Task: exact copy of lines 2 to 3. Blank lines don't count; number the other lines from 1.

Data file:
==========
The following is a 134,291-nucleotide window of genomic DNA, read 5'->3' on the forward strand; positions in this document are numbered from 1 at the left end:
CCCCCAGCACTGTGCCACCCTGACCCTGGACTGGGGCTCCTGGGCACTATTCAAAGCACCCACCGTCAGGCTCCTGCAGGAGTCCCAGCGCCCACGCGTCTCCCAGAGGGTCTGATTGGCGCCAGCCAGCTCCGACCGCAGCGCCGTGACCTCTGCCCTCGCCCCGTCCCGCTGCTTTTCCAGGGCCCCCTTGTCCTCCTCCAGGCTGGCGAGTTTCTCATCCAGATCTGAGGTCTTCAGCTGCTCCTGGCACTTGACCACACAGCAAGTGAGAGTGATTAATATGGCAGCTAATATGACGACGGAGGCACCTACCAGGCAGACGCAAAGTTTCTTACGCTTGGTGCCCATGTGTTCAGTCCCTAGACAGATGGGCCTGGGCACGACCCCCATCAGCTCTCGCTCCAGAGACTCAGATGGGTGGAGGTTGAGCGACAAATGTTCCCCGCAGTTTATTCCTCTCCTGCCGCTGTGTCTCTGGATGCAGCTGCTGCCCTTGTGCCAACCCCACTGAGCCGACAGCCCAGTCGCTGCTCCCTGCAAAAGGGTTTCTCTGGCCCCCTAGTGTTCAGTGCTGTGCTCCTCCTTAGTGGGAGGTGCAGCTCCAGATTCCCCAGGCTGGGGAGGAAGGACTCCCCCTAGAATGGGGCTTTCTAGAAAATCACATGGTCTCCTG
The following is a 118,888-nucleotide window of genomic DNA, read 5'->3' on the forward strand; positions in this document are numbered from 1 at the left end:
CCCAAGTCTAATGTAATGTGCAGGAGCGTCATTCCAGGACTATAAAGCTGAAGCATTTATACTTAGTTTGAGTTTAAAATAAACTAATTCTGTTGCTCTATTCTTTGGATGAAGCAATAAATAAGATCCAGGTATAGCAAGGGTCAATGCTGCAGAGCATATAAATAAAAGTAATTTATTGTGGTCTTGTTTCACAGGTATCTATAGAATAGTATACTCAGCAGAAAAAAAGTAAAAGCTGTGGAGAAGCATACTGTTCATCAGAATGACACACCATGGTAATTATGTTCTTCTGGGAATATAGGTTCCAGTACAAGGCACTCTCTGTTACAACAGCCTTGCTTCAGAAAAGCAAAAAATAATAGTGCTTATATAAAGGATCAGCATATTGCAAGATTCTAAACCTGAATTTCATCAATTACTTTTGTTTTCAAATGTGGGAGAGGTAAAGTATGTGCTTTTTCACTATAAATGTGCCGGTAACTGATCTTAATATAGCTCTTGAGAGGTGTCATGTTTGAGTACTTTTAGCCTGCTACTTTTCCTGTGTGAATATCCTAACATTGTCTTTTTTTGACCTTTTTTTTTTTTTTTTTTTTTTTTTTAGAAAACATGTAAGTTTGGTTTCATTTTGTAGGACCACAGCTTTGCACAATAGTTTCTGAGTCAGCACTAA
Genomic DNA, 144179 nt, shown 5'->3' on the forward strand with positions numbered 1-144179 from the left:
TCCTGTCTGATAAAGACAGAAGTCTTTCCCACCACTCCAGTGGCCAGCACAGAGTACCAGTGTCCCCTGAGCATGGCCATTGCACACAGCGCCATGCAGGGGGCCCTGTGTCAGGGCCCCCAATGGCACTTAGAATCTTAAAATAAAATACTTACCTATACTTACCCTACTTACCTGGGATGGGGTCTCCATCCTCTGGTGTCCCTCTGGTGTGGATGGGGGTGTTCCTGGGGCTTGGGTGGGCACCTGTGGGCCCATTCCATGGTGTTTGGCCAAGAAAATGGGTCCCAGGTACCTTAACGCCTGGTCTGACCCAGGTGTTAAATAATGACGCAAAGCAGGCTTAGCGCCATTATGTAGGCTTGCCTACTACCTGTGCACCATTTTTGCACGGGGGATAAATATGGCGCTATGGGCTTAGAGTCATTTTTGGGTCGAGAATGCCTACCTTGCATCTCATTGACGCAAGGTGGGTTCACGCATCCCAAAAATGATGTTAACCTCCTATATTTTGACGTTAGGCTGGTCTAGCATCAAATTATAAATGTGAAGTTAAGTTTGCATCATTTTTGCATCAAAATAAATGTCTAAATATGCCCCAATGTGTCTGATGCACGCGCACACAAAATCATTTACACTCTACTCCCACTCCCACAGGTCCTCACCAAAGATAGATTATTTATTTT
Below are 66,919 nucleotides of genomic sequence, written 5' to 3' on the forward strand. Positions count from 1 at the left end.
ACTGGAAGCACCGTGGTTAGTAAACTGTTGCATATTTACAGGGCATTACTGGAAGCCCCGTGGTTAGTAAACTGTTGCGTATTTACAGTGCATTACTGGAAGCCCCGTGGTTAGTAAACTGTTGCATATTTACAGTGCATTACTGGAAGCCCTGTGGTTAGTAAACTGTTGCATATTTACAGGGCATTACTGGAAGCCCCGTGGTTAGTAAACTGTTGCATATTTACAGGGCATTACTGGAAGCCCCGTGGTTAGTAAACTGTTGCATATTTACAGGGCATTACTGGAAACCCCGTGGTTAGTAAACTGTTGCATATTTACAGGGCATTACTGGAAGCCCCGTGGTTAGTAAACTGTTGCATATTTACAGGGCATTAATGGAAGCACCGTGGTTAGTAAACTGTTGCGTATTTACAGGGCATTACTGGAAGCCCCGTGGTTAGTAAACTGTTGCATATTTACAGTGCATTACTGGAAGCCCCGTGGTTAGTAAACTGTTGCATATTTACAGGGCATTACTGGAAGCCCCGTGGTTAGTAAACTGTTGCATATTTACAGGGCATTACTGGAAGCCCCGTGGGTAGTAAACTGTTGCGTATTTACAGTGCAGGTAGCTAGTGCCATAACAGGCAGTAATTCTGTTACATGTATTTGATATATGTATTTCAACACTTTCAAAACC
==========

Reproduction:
CCCCCAGCACTGTGCCACCCTGACCCTGGACTGGGGCTCCTGGGCACTATTCAAAGCACCCACCGTCAGGCTCCTGCAGGAGTCCCAGCGCCCACGCGTCTCCCAGAGGGTCTGATTGGCGCCAGCCAGCTCCGACCGCAGCGCCGTGACCTCTGCCCTCGCCCCGTCCCGCTGCTTTTCCAGGGCCCCCTTGTCCTCCTCCAGGCTGGCGAGTTTCTCATCCAGATCTGAGGTCTTCAGCTGCTCCTGGCACTTGACCACACAGCAAGTGAGAGTGATTAATATGGCAGCTAATATGACGACGGAGGCACCTACCAGGCAGACGCAAAGTTTCTTACGCTTGGTGCCCATGTGTTCAGTCCCTAGACAGATGGGCCTGGGCACGACCCCCATCAGCTCTCGCTCCAGAGACTCAGATGGGTGGAGGTTGAGCGACAAATGTTCCCCGCAGTTTATTCCTCTCCTGCCGCTGTGTCTCTGGATGCAGCTGCTGCCCTTGTGCCAACCCCACTGAGCCGACAGCCCAGTCGCTGCTCCCTGCAAAAGGGTTTCTCTGGCCCCCTAGTGTTCAGTGCTGTGCTCCTCCTTAGTGGGAGGTGCAGCTCCAGATTCCCCAGGCTGGGGAGGAAGGACTCCCCCTAGAATGGGGCTTTCTAGAAAATCACATGGTCTCCTG
The following is a 118,888-nucleotide window of genomic DNA, read 5'->3' on the forward strand; positions in this document are numbered from 1 at the left end: